Archive - Jun 2016

Archive - Jun 2016

June 30th

My Incident

Last October, I was jogging on a treadmill at my gym only going 5.2 mph, which is a slow pace when suddenly everything went black. There was no white light, no shining tunnel just an instant and complete blackout. The next thing I remember is being flat on my back on the now still treadmill with about six people surrounding me. They were asking me questions about what my name was and what day it was. I was confused but I remembered my name and the fog quickly cleared. That's when I saw the AED paddles on my chest and realized that something quite serious had just happened. The EMS had not arrived yet but I was surrounded by a very professional gym staff that had applied CPR and the AED shock, which converted my heart into normal sinus rhythm.

Inaugural Steel City Fire on Ice Charity Classic Benefiting the Sudden Cardiac Arrest Foundation a Success in More Ways than One

Greater Pittsburgh area firefighters compete with Johnstown, PA firefighters in the inaugural Sttel City Fire on Ice Charity Classic on June 25 in Pittsburgh. Proceeds will support the mission of the national non profit Sudden Cardiac Arrest Foundation to raise awareness and help save lives threatened by sudden cardiac arrest.

June 28th

Men May Face High Lifetime Risk of Sudden Cardiac Death

Study Highlights

June 27th

Miami Dade School System Adds CPR Training as Part Personal Fitness Graduation Requirement

Miami Dade County becomes first school district in Florida to pass CPR in schools as a policy.

June 23rd

Postmortem Genetic Testing Could Help Explain Sudden Cardiac Death Early in Life

SYDNEY, AUSTRALIA--Genetic testing has shed new light on the deaths of nearly 500 young Australians and New Zealanders who died from sudden cardiac death in a 3-year period, the New England Journal of Medicine reports today.

“Sudden cardiac death in children and young adults has a devastating impact on families, care providers and the community,” says Professor Chris Semsarian, who led the multinational study.

“It’s a tragedy that claims the lives of two to three young Australians each week.

June 21st

Gender Gap Found in Cardiac Arrest Care, Outcomes

Study Highlights

  • Women treated at a hospital after cardiac arrest may be less likely than men to receive potentially life-saving procedures.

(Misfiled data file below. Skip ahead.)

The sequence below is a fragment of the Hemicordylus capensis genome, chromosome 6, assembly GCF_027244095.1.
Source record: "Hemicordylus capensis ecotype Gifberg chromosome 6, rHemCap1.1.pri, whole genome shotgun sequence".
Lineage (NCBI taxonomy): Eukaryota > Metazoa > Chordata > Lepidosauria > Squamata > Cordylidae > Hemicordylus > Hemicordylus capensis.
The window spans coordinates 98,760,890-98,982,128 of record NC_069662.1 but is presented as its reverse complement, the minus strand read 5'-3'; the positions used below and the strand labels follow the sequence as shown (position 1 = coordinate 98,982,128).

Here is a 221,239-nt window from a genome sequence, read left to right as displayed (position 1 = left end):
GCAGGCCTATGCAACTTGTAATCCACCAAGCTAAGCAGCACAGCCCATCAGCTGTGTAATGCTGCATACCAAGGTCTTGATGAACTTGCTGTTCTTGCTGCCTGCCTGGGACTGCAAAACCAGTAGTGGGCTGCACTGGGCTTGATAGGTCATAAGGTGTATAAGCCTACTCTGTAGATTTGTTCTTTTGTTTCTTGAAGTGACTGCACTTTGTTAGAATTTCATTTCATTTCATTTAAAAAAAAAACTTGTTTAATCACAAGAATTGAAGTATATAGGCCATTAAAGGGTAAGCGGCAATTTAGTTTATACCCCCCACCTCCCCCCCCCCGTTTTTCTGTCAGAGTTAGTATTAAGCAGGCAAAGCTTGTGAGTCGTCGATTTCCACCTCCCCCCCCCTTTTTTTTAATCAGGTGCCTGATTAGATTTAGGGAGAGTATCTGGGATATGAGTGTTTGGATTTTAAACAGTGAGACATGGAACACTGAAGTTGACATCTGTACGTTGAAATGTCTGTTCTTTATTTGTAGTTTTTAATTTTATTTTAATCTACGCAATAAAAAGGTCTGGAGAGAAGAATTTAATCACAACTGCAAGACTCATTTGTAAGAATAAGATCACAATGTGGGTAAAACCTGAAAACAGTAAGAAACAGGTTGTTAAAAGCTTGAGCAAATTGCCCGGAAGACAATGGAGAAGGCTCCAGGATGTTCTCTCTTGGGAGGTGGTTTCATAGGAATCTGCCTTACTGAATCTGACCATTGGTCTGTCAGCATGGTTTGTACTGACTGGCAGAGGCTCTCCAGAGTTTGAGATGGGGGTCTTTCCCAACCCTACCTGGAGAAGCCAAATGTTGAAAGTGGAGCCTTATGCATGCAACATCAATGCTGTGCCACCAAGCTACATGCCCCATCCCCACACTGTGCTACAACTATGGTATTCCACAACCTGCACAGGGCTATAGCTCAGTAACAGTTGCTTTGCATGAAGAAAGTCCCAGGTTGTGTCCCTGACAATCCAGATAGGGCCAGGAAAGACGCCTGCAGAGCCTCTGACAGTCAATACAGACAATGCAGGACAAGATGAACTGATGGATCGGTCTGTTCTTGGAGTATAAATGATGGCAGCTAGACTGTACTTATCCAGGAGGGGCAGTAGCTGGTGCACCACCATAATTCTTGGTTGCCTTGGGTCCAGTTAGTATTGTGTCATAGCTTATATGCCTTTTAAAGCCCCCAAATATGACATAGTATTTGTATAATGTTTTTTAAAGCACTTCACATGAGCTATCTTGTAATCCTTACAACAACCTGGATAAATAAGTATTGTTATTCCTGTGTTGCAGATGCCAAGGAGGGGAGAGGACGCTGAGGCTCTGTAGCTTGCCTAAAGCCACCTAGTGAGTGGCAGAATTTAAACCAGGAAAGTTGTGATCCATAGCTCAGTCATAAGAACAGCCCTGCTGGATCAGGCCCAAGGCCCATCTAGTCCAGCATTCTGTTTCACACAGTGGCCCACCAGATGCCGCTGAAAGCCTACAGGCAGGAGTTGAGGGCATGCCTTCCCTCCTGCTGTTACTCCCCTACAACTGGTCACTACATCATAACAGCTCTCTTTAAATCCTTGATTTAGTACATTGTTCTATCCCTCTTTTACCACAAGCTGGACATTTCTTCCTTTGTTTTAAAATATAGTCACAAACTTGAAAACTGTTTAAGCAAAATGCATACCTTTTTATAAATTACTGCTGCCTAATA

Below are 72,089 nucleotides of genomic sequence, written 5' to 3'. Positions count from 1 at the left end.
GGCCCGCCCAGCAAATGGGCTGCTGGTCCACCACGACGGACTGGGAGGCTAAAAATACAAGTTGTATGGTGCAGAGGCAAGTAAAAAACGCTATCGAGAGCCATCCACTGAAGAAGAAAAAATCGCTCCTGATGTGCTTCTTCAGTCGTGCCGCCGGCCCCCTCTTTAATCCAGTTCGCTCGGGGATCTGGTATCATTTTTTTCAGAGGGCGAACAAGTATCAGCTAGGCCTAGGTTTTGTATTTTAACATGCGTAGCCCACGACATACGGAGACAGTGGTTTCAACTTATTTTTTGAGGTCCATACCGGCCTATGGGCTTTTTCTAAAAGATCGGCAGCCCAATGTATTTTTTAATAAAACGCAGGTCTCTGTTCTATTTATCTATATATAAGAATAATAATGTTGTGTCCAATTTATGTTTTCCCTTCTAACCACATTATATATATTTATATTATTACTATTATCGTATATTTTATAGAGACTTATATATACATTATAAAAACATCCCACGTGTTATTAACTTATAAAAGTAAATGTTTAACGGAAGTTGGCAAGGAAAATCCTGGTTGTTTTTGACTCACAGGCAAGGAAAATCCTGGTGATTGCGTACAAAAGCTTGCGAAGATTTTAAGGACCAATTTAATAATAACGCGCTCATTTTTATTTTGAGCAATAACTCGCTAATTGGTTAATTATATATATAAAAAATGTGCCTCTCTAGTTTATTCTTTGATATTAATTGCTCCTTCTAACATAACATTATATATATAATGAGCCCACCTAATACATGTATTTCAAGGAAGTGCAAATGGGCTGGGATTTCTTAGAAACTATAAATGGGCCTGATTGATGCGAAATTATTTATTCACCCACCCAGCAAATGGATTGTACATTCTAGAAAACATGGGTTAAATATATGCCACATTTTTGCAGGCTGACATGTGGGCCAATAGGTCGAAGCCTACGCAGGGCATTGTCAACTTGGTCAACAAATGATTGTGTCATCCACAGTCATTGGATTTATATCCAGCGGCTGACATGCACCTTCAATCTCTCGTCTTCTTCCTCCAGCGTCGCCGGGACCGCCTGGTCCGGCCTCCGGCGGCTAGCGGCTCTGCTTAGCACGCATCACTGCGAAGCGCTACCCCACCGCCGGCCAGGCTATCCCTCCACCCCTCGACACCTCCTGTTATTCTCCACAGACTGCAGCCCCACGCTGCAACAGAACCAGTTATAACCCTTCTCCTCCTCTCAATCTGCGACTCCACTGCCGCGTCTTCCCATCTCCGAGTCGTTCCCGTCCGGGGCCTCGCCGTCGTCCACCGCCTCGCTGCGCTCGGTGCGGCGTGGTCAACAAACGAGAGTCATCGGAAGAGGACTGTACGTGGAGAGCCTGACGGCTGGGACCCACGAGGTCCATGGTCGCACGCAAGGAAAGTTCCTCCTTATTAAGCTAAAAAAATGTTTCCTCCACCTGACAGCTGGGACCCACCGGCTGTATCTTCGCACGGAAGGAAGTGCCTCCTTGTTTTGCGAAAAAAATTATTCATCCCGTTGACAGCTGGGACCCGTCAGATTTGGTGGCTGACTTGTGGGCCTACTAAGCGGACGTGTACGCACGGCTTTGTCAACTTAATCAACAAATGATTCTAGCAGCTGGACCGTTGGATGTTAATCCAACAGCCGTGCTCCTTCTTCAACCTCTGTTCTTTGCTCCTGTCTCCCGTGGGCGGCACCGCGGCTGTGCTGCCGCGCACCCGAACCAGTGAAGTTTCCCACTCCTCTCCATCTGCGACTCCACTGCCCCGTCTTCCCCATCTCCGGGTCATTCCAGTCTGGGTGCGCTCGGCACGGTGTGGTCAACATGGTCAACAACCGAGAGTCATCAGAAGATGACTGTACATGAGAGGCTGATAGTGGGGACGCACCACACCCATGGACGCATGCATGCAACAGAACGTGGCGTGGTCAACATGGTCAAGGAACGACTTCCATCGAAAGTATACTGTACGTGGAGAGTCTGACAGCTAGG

• The number of cardiac arrest patients treated at hospitals increased and in-hospital death rates have fallen for both sexes, however women were less likely to survive, according to a new study.

DALLAS, TX — Women who have a cardiac arrest are less likely than men to receive potentially life-saving procedures such as angiography to look for blocked coronary arteries or angioplasty to open them, according to new research in Journal of the American Heart Association, the Open Access Journal of the American Heart Association/American Stroke Association.

June 20th

DC Council Approves Lifesaving Hands-Only CPR in Schools Bill

WASHINGTON, DC--Students in the District of Columbia will learn Hands Only CPR in high school health classes, beginning in October. The DC Council included the CPR training language in the 2017 Budget Support Act, which also requires an automated external defibrillator at all schools in the District. In May, the Council appropriated $325,000 to purchase AEDs.

June 19th

Shared Decision-Making Allows Some Athletes with Heart Condition to Compete

No significant difference between well-treated athletes, non-athletes with genetic condition

WASHINGTON, DC--People with a rare genetic heart condition who are currently disqualified from most sports due to a risk of sudden cardiac death may be able to safely participate in athletics as long as they are well treated and well informed, according to a study published today in JACC: Clinical Electrophysiology.

Catecholaminergic polymorphic ventricular tachycardia (CPVT) is often discovered in young athletes following a cardiac event during athletic participation. CPVT causes irregular heartbeats, or ventricular arrhythmias, which can lead to fainting, seizure and sudden cardiac death.

June 16th

Greater Pittsburgh and Johnstown, PA, Firefighters to Compete in Steel City Fire on Ice Charity Hockey Game to Support the Sudden Cardiac Arrest Foundation

Greater Pittsburgh area firefighters will compete with Johnstown, PA, firefighters in the inaugural Steel City Fire on Ice Charity Classic on June 25 in Pittsburgh. Proceeds will support the nonprofit Sudden Cardiac Arrest Foundation. The public is invited.

June 13th

The Bride Saved the Day

PITTSBURGH, PA -- A new bride didn’t let her white gown stop her from reviving a woman who was unconscious on a bench in Pittsburgh.

Julie Stroyne, a trauma nurse at UPMC-Presbyterian and a 2014 graduate of Otterbein’s nursing program, was walking in downtown Pittsburgh Saturday night after her wedding reception when she and others from her wedding party saw the ailing woman.

“We were just about to go through the doors,” Julie told KDKA-TV, “and then we heard somebody scream, ‘Does anybody know CPR? Is anybody a doctor’?’”

Mission & Vision

The mission of the Sudden Cardiac Arrest (SCA) Foundation is to prevent death and disability from sudden cardiac arrest. The vision of the SCA Foundation is to increase awareness about sudden cardiac arrest and influence attitudinal and behavioral changes that will reduce mortality and morbidity from SCA.

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The Sudden Cardiac Arrest Foundation would like to hear from you! If you have questions or comments — Contact Us!

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Wexford, PA 15090

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